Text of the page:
United States District Court, S.D. Mississippi, Western Division
ORDER AND OPINION
BRAMLETTE, UNITED STATES DISTRICT JUDGE
Court, on its own motion, addresses its subject-matter
jurisdiction. For the reasons that follow, the Court orders
the parties to brief the question whether the jurisdictional
spoiler, Texas Eastern Transmission, LP, is a dispensable
party the Court may drop from this action under Federal Rule
of Civil Procedure 21 and Newman-Green, Inc. v.
Alfonzo-Larrain, 490 U.S. 826 (1989).
Jackson says he developed a rare form of cancer called
chondrosarcoma because his former employer, Texas Eastern
Transmission Corporation, exposed him to
Monsanto-manufactured products containing polychlorinated
the Court's diversity jurisdiction, Jackson sued Texas
Eastern Transmission Corporation, Monsanto Company, and the
corporate successors of each. See Doc. 2.
is a Mississippi citizen. See Doc. 2, ¶1. His complaint
alleges that no defendant shares his Mississippi citizenship.
See Doc. 2, ¶¶1-10. But in a pending motion, Texas
Eastern Transmission, LP, corporate successor of Texas
Eastern Transmission Corporation, asserts that it is a
Mississippi citizen. See Docs. 18, 19. Texas Eastern points to
its Mississippi citizenship and moves the Court to dismiss it
from this action for lack of subject-matter jurisdiction. See
support of its motion, Texas Eastern marshals an improper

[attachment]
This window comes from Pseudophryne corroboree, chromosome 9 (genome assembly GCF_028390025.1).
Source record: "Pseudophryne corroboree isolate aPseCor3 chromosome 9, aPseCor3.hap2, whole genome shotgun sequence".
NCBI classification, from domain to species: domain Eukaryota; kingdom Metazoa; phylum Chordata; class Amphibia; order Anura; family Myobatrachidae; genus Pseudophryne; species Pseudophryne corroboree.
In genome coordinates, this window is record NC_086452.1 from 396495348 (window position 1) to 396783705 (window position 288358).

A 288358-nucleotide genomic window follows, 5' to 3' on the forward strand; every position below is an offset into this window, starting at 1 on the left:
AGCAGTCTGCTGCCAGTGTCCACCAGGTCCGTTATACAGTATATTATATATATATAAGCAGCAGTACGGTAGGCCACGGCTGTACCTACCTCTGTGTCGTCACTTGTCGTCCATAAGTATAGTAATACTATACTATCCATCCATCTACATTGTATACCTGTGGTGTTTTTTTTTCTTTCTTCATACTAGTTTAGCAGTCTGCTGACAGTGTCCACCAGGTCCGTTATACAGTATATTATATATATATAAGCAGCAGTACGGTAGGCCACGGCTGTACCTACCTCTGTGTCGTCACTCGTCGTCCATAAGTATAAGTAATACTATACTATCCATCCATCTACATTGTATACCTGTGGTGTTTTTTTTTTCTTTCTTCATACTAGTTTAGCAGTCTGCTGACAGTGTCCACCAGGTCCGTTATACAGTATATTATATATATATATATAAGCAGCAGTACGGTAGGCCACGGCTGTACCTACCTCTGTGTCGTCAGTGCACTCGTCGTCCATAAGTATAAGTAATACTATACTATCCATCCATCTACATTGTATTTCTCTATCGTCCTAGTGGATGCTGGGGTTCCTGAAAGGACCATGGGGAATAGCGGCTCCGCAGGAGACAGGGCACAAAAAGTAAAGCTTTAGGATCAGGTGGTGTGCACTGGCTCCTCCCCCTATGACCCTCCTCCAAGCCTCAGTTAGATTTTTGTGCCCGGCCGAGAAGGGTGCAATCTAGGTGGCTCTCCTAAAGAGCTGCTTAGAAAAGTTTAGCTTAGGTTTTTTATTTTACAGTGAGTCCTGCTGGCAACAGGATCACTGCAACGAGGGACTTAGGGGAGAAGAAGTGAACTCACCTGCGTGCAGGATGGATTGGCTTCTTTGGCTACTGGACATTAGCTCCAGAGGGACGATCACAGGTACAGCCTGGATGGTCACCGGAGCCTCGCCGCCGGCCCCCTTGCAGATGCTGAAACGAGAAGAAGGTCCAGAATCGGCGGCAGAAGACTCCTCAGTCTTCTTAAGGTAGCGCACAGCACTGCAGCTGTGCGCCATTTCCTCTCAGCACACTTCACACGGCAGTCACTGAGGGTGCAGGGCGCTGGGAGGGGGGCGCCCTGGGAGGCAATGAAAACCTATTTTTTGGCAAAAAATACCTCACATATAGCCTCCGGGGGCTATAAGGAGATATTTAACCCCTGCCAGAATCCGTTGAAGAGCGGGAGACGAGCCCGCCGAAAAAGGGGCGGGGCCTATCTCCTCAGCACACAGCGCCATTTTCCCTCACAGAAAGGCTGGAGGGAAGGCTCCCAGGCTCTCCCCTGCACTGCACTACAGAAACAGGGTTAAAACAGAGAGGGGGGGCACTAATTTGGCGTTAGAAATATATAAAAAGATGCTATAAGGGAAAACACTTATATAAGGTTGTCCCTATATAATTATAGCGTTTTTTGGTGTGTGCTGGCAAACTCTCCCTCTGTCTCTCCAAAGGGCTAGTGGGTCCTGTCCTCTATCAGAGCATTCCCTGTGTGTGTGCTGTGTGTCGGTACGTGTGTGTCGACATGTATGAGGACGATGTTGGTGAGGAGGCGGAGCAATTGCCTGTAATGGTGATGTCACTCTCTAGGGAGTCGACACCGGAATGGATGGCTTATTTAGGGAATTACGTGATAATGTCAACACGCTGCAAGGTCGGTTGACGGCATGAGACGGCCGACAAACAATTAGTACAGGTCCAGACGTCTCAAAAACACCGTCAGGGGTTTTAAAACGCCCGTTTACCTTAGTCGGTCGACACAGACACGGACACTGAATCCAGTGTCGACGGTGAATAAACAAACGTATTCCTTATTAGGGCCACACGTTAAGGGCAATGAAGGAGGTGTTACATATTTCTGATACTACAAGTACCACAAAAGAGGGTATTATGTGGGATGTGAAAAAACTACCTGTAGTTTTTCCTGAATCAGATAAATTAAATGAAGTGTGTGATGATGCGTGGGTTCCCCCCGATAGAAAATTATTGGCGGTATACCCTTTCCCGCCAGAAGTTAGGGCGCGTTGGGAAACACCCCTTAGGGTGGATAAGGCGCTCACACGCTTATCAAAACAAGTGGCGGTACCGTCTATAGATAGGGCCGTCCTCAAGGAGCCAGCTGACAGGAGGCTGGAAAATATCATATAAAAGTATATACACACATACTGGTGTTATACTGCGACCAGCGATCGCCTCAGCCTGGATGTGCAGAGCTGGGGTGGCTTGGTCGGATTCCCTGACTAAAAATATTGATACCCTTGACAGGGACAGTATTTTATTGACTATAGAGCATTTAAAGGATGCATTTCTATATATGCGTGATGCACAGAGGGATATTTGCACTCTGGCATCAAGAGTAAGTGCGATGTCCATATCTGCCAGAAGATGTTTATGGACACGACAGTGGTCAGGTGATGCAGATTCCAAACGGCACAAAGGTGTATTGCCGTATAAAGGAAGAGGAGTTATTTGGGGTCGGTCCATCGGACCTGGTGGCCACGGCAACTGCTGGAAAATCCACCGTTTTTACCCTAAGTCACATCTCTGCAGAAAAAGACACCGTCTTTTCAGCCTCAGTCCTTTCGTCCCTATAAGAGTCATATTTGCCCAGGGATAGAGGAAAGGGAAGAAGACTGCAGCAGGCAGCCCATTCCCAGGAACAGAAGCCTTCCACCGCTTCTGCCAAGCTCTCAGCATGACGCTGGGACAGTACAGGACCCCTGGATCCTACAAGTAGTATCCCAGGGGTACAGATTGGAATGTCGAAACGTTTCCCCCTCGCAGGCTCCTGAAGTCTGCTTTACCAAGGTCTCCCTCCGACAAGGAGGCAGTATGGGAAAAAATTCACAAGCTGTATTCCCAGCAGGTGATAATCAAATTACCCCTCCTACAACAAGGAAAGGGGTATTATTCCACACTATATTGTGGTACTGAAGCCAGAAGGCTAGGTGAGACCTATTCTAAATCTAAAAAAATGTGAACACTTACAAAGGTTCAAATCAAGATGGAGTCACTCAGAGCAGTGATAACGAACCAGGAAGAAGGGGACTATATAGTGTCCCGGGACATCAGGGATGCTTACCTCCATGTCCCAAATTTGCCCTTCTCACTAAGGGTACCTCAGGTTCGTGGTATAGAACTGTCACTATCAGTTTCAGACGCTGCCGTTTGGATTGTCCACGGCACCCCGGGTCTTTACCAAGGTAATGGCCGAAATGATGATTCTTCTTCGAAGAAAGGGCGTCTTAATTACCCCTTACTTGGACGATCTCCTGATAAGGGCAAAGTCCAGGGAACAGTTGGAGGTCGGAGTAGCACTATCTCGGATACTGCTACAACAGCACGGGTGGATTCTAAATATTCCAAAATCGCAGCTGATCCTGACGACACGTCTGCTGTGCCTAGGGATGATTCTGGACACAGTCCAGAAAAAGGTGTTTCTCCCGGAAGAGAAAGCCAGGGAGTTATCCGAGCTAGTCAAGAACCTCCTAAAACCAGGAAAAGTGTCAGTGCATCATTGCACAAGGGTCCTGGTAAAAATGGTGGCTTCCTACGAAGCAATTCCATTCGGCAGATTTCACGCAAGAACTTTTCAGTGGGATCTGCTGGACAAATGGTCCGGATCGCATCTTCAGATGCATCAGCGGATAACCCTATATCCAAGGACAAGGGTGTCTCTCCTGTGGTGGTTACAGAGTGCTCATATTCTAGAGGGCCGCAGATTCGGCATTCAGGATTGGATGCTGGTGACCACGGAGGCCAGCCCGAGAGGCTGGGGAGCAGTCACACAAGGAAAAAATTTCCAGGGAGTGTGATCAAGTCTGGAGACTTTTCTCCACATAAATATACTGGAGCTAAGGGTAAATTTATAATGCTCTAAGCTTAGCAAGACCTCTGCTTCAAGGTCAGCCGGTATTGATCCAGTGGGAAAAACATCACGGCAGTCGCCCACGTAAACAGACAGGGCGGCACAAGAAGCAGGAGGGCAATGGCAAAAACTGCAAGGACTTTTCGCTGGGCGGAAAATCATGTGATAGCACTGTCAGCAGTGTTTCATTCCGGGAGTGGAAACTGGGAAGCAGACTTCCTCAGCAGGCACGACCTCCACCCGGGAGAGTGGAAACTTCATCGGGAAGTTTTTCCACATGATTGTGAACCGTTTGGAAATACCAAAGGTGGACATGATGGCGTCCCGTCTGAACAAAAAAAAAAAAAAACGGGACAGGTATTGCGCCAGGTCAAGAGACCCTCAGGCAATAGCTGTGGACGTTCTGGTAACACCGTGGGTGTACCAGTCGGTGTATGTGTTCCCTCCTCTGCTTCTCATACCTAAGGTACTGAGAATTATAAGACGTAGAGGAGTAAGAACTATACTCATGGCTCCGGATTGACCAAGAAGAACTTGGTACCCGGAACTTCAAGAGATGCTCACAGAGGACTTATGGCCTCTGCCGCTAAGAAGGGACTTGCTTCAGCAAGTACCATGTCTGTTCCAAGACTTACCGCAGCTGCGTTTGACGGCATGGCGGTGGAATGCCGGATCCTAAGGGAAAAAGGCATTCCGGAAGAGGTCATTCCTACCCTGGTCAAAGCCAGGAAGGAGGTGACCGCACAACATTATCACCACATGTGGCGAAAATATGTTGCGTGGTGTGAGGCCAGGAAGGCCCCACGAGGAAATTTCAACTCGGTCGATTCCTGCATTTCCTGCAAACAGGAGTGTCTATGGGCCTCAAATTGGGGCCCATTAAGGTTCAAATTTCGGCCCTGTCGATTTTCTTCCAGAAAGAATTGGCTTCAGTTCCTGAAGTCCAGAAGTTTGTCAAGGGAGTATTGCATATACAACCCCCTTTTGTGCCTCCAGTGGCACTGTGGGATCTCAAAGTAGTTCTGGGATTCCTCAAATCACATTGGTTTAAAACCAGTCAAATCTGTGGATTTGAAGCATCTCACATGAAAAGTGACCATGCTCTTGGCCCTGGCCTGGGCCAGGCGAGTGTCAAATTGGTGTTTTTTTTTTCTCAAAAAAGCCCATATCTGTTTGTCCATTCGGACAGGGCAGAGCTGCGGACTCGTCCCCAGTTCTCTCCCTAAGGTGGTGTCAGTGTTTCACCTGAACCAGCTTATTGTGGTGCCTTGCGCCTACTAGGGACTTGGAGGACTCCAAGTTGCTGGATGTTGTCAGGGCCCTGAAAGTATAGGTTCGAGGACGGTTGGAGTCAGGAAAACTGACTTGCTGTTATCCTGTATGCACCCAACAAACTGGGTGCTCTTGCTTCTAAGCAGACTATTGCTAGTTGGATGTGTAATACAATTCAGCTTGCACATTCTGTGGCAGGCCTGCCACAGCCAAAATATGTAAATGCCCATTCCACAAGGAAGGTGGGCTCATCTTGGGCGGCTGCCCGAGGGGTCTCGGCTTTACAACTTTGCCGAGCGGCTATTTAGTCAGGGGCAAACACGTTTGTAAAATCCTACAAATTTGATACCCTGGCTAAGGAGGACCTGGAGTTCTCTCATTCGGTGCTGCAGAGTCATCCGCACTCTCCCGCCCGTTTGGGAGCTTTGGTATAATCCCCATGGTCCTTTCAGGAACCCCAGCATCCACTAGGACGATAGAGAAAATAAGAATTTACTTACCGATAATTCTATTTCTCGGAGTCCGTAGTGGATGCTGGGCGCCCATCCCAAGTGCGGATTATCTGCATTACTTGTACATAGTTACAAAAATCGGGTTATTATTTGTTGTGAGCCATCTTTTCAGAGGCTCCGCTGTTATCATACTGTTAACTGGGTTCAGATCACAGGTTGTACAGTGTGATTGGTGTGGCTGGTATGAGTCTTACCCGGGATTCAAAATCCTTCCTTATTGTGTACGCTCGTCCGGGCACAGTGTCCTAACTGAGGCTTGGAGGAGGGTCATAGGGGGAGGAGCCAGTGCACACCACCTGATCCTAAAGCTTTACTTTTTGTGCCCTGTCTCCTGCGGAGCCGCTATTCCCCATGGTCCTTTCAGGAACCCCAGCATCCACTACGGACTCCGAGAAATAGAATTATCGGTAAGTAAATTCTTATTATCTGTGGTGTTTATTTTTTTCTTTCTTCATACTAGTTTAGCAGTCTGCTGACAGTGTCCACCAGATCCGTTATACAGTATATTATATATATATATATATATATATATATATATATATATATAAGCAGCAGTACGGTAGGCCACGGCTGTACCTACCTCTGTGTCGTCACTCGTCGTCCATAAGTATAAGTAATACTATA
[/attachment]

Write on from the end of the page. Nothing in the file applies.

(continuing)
joinder opinion. See Int'l Energy Ventures Mgmt.,
L.L.C. v. United Energy Grp., Ltd., 818 F.3d 193 (5th
Cir. 2016). But this case is not about improper joinder, and
this Court's jurisdiction was not invoked by the removal
statute. See Doc. 1, ¶15; 28 U.S.C. § 1441.
Eastern dwells on the improper joinder standard for
non-merits dismissal of a defendant against whom the
plaintiff has no possibility of recovering. And in so doing,
Texas Eastern misses the antecedent jurisdictional question:
Subject-matter jurisdiction over an action filed in a federal
court that in fact lacked jurisdiction.
Int'l Energy, a Texas consultant firm sued a
Texas-citizen broker and a Chinese company in Texas state
court. 818 F.3d at 198. The defendants removed on the basis
of diversity, contending the non-diverse broker was
improperly joined to defeat jurisdiction. Id. The
plaintiff moved to remand. Id. The district court
denied remand, concluded the non-diverse broker was
improperly joined, and dismissed, under Rule 12(b)(6), the
plaintiff's claims against the broker. Id. at
199. The plaintiff appealed. Id.
appeal, a Fifth Circuit panel affirmed the district
court's denial of remand but reversed its Rule 12(b)(6)
dismissal of the nondiverse, improperly joined broker.
Id. at 213. The court emphasized that “the
only ground for dismissing any improperly joined, nondiverse
party is lack of subject-matter jurisdiction.”
Id. at 211. For a court cannot adjudicate the merits
of a claim against a party over whom it lacks jurisdiction.
Eastern's citizenship presents a different problem than
the one addressed in Int'l Energy. That case was removed;
this one was not. There, jurisdiction was measured as of
removal; here, it is measured as of Jackson's filing of
the complaint. In sum, if Texas Eastern is a Mississippi
citizen, then the Court not only lacks subject-matter
jurisdiction over Texas Eastern, the Court lacks
subject-matter jurisdiction over this entire action.
Court has subject-matter jurisdiction of suits between
parties of diverse citizenship and in which more than $75,